What to Expect After Bariatric Surgery

Life after bariatric surgery will be dramatically different than before your procedure, but that is a good thing. While the bariatric surgery itself is obviously the key component of the whole process, it’s how you handle yourself after the surgery that will determine your long term weight loss surgery success. If you neglect to do everything you are supposed to, you will not be able to see the full benefits of your bariatric surgery.

Diet after Bariatric Surgery

After your bariatric surgery procedure you can expect to have a much different diet. This is due to your stomach capacity being greatly reduced, depending on which procedure you opted for. The reduction in the size of your stomach means you physically can’t take in as much food anymore, which means you are prone to becoming full much quicker and can also experience nausea or side effects including “dumping syndrome”.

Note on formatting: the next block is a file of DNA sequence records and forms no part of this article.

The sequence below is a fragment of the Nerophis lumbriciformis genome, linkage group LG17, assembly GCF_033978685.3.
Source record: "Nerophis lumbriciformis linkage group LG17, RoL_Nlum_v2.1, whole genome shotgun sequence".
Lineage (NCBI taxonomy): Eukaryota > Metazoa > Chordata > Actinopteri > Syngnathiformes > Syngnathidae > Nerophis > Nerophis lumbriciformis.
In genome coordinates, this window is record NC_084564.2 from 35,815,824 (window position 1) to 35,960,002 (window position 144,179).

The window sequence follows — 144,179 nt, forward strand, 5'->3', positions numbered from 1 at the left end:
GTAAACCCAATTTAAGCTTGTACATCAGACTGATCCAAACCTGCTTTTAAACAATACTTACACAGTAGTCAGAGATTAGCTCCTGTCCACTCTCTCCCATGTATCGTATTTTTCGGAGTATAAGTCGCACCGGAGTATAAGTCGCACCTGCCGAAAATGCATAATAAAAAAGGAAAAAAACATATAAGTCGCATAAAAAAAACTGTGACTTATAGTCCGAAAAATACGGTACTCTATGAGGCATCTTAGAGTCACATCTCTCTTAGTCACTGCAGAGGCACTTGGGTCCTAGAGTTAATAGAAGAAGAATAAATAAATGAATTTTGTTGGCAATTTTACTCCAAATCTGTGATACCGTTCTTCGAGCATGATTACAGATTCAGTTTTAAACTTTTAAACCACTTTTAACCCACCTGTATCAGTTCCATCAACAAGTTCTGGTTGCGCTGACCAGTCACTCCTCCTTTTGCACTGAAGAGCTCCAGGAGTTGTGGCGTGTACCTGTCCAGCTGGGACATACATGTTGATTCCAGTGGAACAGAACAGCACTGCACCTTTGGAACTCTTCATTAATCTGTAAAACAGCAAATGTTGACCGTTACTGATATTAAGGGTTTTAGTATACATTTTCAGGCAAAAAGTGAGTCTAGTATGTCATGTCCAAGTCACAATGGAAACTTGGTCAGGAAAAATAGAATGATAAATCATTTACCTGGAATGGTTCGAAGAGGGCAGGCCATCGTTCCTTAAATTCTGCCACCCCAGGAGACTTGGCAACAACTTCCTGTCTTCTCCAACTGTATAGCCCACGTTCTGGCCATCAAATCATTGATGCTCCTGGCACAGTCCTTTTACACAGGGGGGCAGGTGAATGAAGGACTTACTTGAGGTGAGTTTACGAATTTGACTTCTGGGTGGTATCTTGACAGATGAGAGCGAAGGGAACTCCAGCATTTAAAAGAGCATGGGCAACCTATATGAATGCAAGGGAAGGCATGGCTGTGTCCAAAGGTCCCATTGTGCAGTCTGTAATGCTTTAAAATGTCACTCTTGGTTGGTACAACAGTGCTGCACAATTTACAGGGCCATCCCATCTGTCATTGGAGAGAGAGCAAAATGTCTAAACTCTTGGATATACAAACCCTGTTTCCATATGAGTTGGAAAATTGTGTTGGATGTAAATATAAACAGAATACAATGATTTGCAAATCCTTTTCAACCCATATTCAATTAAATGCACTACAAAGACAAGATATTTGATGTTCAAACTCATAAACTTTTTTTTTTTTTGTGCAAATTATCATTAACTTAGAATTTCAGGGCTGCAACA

Immediately after your surgery you will be limited to a mostly liquid diet for the first few days. For the next two to four weeks after this you will be transitioned to a pureed/soft foods diet. This diet does not allow any solid pieces but it is ok to eat foods that can be blended. This can include:

  • beans
  • fish
  • egg whites
  • yogurt
  • cottage cheese

For the next few weeks you can move on to a mix of soft and solid foods. You want to ease in to eating solid foods, as they will be harder on your digestive system and it will take some time to see what your body can tolerate. Finally after about 2 months, you will be able to return to a normal solid food diet, but still at a much smaller scale than you ate pre-surgery.

The key to your diet is changing not only the quantity of food you eat but the quality. You want to focus your diet on healthy, low-fat foods that are low in sugar and that are high in protein. You want to avoid snacking throughout the day and make sure you eat consistent smaller meals.

Exercise after Bariatric Surgery